You can build confidence ( We called that “Shuttle Mediation”) when you go to one side and talk to them and go to the other side and talk the same information until trust and understanding is achieved by both conflicting parties. Joe told me that when he was working for peace and reconciliation in Northern Ireland, he could use members from the Catholic Church to talk about Peace because he cannot go because of his religious affiliation but he could talk to his people until they both came together and brought the two groups together in conferences and reconciliation meetings. The church was also actively involved in peace building as it was the best tool used for peace and stability. We could bring together at Corrymeela at least for 2-3 days for peace conference. But Joe said that there is an aspect of peace UN, Government, Concordis or any other international/local body cannot do. It’s the church that gives this “Forgiveness” which has not been reached even here in Northern Ireland. The Church is the best tool for forgiveness and reconciliation through Love. For South Sudan and Sudan border related conflicts - Joe shared with me his wisdom and vast experience in peace building as he has been an active peace actor. He encouraged conferences in the border areas (as done by Concordis International), meetings, dialogues, bringing people together in one place (he calls this a Pilot area) and encourage peace agents from both sides who will actively work for peace and peace only. But remember peace accords can be broken but never give up even when peace is violated or dishonoured. Peace will still come, keep pushing without giving in, many people will step back not being ready for peace but keep pushing, working for peaceput as much effort into this as going for war. Ben, who is another peace actor but also a student at Union Theological College, told me that there are 4 things when working as peace actor. 1. Building a relationship, either bilateral or individual relationship especially between warring parties so that they at least come together and dialogue together, it takes a lot of time but work hard, trust will come slowly. 2. Bring people together after you have succeeded in getting some supporters from both parties to help and build confidence among themselves, paradoxical curiosity, people may be willing to talk and have dialogues. 3. Be willing to take a “Risk” in planning and preparation. 4. Creativity: To resolve problems you need to be creative, what works in Northern Ireland for example is not what works in South Sudan. Leaders in society make things happen especially church leaders, political leaders and tribal leaders. Start from smaller groups and keep going, building trust and relationships but we cannot forget Christian prayers as a vital part of resolving conflicts and problems to build trust in both sides. Peace actors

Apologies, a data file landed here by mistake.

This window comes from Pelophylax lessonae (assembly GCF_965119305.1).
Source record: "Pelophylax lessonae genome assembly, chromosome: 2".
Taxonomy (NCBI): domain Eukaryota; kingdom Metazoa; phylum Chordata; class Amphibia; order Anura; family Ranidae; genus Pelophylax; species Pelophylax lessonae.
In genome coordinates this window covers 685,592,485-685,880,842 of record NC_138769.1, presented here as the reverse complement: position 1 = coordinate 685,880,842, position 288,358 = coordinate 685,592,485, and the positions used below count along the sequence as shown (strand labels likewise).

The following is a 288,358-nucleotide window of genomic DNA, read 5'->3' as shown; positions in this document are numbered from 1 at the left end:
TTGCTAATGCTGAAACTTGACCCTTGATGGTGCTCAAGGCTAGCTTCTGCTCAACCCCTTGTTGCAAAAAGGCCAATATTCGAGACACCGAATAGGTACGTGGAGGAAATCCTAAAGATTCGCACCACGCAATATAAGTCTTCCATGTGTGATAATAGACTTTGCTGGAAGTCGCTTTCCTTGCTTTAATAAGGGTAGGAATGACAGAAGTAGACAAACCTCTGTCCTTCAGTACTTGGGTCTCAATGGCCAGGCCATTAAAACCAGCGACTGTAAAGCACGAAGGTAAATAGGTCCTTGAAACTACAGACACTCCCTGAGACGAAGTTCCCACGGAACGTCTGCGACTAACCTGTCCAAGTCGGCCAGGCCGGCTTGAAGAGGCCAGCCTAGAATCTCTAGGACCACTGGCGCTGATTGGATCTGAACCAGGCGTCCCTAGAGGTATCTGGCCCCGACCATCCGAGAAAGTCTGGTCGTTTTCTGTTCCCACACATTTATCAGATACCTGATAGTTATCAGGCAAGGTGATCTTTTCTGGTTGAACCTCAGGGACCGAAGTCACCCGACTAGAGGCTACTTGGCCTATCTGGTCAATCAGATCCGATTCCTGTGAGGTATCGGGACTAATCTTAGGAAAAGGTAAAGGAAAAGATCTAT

must also trust both sides even those sides he/she does come from, you must trust them. I thank Union Theological College and particularly the Principal Rev. Dr. Stafford Carson for buying for me a very expensive and nice book on peace called “The Moral Imagination, the Art and Soul of Building Peace� I recommend peace actors to buy this book.

I am glad that my current employer Concordis International granted me one months leave to take up this important visit to the UK, as you may know that I work for Concordis International, a UK based NGO implementing peace building in South Sudan and Sudan, especially working on cross-border relations. I wish to extend my sincere thanks and appreciation for granting me this leave which I now realise that this visit has significantly helped me because I have interacted with many students from Union College. I learnt many things from them, I also interacted with lecturers who also supported me especially on peace and theologically related issues. This visit and the short training I had at Union College will help me in my current job as a Peace actor as well as a church minister. I have learnt many things from Joe Campbell, I have learnt from the conflicts that Northern Ireland and the British have had and how they achieved peace. When I came back from Northern Ireland I was warmly received by our CEO I had a nice time with Mr. Richard King in London, Heathrow International Airport. Richard was pleased to meet me for the first time, we had some discussions on the Concordis South Sudan program and its activities, it was a wonderful time.

Richard King visited me in Northern Bahr El Ghazal in May just to see our program activities, my work in the field of which he was pleased.

Me with Richard King the CEO of Concordis International taking coffee at Heathrow Airport.